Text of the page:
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Thermosetting Resin Adhesive Article Contents: Thermosetting Resin Adhesive Melamine Formaldehyde Adhesives Urea Formaldehyde Adhesiv...

Friday, April 25, 2008

Conversion of Resol to Thermoset Resin (Resite)

If the A-stage resin is heated, it passes to the "Resitol" or "B-Stage. In the B-stage the resin is swollen by solvents and instead of melting becomes rubbery on being heated, due to molecular entanglement by branching and some cross linking. On further heating the resitol is converted into the more completely cross linked "Resite" or C-stage resin, which is substantially insoluble and infusible.

An A-stage resol that is made by reacting a novolak with additional formaldehyde (two-stage resin) follows a similar route to the C-stage.

The thermosetting reaction normally takes place rapidly at elevated temperature but extremely slowly at room temperature. However, by addition of strong acid catalyst the C-stage can be reached rapidly at room temperature and this is the method used to cure cold-setting phenolic adhesive.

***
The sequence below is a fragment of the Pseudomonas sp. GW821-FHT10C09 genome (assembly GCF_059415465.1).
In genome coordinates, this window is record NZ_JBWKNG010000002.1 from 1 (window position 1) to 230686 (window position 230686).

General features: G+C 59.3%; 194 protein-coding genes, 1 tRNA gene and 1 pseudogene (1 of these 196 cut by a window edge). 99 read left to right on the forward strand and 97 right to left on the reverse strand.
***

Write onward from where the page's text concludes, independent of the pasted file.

Since an alkaline catalyst favors the formation of the highly reactive methylol compounds and an acid catalyst the formation of the relatively unreactive phenol-methylene chains, the reaction of phenol and formaldehyde in equimolecular proportions can produce either a resol or a novolak, depending on the catalyst used.

Types of resin used as adhesives

Completely novolak forms of phenolic resins are not themselves important as adhesives. On the other hand the two stage resin (the novolak that has been converted to a resol by addition of formaldehyde) and also the single stage resin, which is potentially thermosetting from the outset, form the two basic chemical types of phenolic resins used as adhesives.

When used as a hot setting adhesives in, for example, plywood manufacture, the resin is made, stored and finally applied in its A stage, and in the hot press passes through the B stage to the C stage.

The average user may not be greatly concerned due to:

Ø Hot setting phenolic resins which are either strongly alkaline and water soluble and commonly used as adhesive for plywood, or weekly alkaline and alcohol-soluble as used in the Two-Polymer adhesives.

Resins which are cold setting on addition of strong acids and therefore of importance as assembly glues.